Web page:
Something very key for early stage companies is the bottom-up forecast. You face many operational and product related decisions. Once you have made those decisions it's time to essentially align operational goals with financial goals...once a company has received funding it's important to put in a bottom-up forecast. A good financial consultant can help you with that process and make sure the roadmap goes along with your product development. It becomes your scoreboard, because if you are doing your financials on a monthly basis a good forecast aligns with your financials. From there you are able to see where you were and then adjust to the forecast to be inline of where you are going.


On the question of hiring vs. outsourcing

There is no right answer for everyone on this, but things to keep in mind include how much original experience that you have already in the tech industry and building teams as well as what your runway dictates. Other things that you need to look out for are the level of team management and how well the team is communicating. It's a common pitfall to get an outsourced team and only checking with them once a week...which sometimes leads to results not being what was originally intended. If you are looking for an outsourced team, make sure to find a team that has a project manager attached that can be a proper liason between you and the team.  Heiring an in-house team off the bat can take time to get up to speed - running together quickly can take a bit of time and management.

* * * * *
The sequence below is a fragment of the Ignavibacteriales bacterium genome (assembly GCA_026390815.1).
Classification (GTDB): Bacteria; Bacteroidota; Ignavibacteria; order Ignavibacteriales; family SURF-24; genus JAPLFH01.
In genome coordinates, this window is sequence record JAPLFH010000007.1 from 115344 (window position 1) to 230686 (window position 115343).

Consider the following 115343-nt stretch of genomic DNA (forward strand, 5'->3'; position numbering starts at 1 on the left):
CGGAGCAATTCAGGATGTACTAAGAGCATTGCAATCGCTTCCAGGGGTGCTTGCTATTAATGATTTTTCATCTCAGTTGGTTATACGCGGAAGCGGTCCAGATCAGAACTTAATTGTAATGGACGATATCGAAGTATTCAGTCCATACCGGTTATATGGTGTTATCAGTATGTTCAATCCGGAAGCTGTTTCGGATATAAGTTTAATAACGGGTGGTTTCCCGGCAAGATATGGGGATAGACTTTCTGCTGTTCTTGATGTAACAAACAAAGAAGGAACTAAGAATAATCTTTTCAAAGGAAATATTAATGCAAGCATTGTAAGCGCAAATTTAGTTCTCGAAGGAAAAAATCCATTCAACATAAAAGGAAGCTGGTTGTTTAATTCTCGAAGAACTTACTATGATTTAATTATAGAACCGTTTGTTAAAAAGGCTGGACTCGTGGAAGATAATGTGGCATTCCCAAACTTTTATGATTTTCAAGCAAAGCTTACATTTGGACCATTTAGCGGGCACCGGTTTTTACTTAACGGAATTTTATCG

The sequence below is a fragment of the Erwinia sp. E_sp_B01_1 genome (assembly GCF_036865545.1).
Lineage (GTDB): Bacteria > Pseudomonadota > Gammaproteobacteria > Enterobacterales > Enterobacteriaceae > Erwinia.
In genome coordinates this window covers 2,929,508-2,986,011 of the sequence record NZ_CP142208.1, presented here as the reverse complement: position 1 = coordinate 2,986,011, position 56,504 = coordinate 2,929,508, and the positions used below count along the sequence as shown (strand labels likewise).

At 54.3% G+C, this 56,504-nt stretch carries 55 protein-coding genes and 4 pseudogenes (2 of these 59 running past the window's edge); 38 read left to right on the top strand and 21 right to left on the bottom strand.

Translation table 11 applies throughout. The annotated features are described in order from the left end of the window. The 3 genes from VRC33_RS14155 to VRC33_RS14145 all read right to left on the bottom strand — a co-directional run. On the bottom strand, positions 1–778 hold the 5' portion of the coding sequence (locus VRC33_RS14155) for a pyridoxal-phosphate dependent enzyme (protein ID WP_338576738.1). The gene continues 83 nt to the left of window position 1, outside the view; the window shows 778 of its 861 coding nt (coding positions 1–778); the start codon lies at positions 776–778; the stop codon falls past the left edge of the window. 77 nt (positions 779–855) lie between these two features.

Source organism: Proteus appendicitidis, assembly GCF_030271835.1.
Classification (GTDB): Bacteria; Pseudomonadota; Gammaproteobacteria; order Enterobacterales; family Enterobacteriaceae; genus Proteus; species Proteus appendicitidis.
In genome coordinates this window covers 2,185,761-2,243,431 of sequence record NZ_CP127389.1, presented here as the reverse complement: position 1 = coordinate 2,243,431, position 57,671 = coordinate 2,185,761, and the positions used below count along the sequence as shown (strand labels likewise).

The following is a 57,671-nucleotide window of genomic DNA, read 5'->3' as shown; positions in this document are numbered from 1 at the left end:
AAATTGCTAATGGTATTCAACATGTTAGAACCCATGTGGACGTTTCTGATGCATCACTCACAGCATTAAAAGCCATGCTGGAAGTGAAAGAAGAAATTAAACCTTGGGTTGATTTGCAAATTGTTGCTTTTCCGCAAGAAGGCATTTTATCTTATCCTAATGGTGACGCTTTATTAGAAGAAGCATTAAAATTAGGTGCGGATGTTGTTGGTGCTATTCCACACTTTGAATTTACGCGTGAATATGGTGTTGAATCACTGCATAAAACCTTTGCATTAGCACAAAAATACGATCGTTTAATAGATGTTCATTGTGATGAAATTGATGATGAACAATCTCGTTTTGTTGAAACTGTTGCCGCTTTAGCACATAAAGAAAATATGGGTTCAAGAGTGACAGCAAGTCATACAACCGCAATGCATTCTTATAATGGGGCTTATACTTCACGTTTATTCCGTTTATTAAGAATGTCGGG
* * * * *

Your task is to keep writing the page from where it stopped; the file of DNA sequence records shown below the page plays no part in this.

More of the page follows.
Stock Options

When you are deciding on hiring during the growth phase of your business, one of the things that you will need to be aware of is any pre-funding stock options that you issued. Do you have a real process in place? One of the requirements that people forget about is the 409a Valuation, which is required by the IRS. It essentially dictates that companies with stock option plans have an outside valuation that has to be done at least on an annual basis, and it could be more if if there are significant events that would affect the evaluation up or down within that 12 months.

Do Your Due Diligence

You also need to be on top of your due diligence. Make sure that your legal agreements are are maintained ,cap tables are current and accurate, any critical agreements that you have with customers are documented, board meeting minutes are logged, and that you have an HR process in place.


Finally, it's crucial to keep everyone aligned with the overall vision of the company. For management, part of this includes working together from both the development and financial sides to make any realistic adjustments needed while keeping aware of the forecasts.